Bag budget earmarks; protect WI families

Look, this isn’t difficult, but it must be more than Governor Doyle and the Democratic leadership on Joint Finance Committee (JFC) can handle:  when you strengthen and protect Wisconsin’s families,  you strengthen and protect the state.  When you sacrifice the safety of Wisconsin’s families, you sacrifice the safety of the state.

One of the truly legitimate roles of government is public safety–protection and justice under the law, delivered largely in WI through the Department of Justice.  Safety, protection and justice rightly done strengthen and protect families.  So,why would anyone propose a budget that instead of taking a bite out of crime, takes a bite out of the DOJ and by extension a bite out of families?

Overall, in this budget cycle, Doyle and his party minions on JFC have cut the DOJ’s budget by nearly 10%.  That means fewer investigators, crime analysts and attorneys–all of which compromises public–family–safety.   Instead of making Wisconsin a better and safer place for families, Doyle, Pocan, Miller and the other 10 JFC Democrats have made our state better and safer for criminals.  

Attorney General JB Van Hollen (R) is rightfully upset, especially when he sees inexcusable earmarks that have survived the process.  Earmarks such as “$500,000 to repair the Oshkosh Opera House, $100,000 for a stone barn and $6.6 million on a Dane County watershed project.” (h/t “Wispolitics Budget Blog”)   (Additional “interesting” earmarks.  h/t Wisconsin Club for Growth.)

Mark it down–when you sacrifice family safety on the altar of partisan politics and pet projects, you have exponentially weakened Wisconsin.

This entry was posted in Budgets.

2 comments on “Bag budget earmarks; protect WI families

  1. Kris says:

    The stone barn was built in 1903 and is on the State and National Register of Historic Places. It was also nominated to be on America’s 11 Most Endangered Historic Places list for 2009. It is a symbolic icon on Wisconsin’s landscape. Wisconsinites are proud to be the “dairy state” which is why the town asked the state for some help funding this project over two years ago.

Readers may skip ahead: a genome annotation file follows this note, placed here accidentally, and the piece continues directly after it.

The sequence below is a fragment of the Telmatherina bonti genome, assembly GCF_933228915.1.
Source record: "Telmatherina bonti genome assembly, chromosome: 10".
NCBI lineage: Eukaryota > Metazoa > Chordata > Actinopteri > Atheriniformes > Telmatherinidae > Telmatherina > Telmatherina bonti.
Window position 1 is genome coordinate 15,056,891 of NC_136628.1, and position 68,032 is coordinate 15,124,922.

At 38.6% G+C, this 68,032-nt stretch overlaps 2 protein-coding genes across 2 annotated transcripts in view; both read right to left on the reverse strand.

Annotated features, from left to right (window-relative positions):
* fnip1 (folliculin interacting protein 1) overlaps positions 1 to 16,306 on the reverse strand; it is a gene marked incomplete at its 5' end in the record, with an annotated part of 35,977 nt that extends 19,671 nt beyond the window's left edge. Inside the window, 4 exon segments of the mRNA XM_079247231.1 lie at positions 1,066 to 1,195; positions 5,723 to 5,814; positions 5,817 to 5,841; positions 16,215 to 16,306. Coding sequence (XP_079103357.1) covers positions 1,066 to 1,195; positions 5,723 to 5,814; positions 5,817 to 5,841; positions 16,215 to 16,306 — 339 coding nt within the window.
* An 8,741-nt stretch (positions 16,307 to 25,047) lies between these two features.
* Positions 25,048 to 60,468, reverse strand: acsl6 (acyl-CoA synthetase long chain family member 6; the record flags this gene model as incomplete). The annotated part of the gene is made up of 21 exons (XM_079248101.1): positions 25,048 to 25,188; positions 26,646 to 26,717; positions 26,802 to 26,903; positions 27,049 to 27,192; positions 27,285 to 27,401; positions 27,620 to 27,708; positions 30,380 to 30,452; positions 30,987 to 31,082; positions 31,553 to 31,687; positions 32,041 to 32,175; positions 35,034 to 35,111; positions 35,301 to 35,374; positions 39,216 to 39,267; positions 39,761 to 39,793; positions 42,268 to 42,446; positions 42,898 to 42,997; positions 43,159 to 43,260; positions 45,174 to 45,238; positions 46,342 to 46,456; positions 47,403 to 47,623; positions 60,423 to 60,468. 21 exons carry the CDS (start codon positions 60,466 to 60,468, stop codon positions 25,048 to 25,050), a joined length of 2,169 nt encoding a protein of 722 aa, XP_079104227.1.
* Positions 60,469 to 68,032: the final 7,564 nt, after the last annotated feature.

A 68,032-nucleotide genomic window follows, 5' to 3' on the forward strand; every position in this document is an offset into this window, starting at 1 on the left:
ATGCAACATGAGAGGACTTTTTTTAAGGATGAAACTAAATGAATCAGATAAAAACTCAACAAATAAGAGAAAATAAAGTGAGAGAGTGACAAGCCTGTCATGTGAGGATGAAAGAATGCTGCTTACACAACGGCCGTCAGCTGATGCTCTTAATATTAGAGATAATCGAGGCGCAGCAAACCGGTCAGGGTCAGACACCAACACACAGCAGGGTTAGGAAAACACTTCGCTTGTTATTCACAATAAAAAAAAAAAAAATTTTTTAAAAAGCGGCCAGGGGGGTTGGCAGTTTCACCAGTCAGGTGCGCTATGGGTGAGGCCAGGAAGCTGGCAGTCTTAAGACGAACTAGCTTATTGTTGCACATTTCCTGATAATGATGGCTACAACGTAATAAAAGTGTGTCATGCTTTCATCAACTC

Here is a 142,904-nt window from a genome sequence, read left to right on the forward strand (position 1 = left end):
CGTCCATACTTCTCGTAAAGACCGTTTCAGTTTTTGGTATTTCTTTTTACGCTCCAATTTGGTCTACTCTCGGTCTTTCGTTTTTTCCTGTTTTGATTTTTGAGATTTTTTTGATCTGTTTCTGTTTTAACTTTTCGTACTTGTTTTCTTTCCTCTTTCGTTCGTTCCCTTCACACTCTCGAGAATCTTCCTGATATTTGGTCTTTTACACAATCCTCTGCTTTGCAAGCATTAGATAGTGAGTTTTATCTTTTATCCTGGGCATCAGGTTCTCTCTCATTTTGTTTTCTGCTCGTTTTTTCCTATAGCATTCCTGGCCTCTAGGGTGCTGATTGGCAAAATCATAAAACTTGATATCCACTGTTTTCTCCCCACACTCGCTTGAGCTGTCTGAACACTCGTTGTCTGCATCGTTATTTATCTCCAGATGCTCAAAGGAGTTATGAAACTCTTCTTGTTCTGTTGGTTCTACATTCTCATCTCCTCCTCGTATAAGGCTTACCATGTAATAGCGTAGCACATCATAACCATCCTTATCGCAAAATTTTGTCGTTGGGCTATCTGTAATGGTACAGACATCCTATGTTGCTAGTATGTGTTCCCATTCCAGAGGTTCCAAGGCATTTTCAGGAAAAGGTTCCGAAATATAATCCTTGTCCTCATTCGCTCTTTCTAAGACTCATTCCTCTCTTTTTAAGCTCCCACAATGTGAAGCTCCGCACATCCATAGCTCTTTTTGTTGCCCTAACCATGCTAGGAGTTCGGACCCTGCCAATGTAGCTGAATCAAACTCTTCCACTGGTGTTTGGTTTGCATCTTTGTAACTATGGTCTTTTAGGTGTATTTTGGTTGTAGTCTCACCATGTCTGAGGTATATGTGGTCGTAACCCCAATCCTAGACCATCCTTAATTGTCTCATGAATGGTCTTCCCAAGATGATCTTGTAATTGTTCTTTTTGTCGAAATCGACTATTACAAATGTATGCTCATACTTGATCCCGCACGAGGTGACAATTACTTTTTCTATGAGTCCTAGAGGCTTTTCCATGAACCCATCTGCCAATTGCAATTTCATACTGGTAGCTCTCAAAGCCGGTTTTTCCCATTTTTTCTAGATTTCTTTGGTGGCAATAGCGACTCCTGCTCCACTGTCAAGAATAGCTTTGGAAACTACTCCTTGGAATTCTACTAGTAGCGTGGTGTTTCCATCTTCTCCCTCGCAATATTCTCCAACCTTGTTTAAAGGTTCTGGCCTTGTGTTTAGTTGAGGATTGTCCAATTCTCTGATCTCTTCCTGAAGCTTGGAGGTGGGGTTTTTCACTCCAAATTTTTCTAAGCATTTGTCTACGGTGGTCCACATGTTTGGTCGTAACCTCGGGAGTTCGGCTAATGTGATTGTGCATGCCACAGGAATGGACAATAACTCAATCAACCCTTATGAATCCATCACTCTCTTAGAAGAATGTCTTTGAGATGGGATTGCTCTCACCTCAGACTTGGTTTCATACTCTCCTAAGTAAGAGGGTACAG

Wisconsin has lost over 80% of our old barns. In 100 years our grandchildren will be looking at rusty old pole buildings. I challenge each of you as you are driving around the countryside to imagine what this state would look like without these old barns. Most of them will be gone in 20 years. We can’t save them all, but need to save some, which is why the Town of Chase municipality purchased the barn. They want to protect it.

    This is not just a stone barn in need of restorations. it will be a unique historical park that represents what this great state was built from; farms.

    The barn will be used for public and private events such as receptions, reunions, tractor shows, auctions, convensions, etc. It will also have a historical museum representing the lifestyles of rural Wisconsin settlers. Students from all over northeastern Wisconsin will have fieldtrips here to learn about Wisconsin history.

    But how will this help our economy, people ask? The barn will not restore itself. The town will have to hire people to do most of the restorations and development of the park, providing work for many locals. The materials needed for this project will have to come from other companies, also producing work.

    But the full economic impact won’t be felt until the park is completed. Once it’s open it will generate a lot of tourism to this small rural town. People will need to eat, they will need gas, they might want a place to sleep or shop, etc.

    This is a good thing and will be a great example of what this state money was designed to do….help put people back to work and revitalize communities.

    Before you judge, please check out our town website to learn more:


  2. julaineappling says:

    Thanks for a great explanation and illumination on this particular earmark item in the budget. While we generally think earmarks are inappropriate in a state budget (we’d prefer stand-alone bills that could be debated on their own merits), we know that sometimes good items do get in. Perhaps this is one of them…we’ll certainly monitor.

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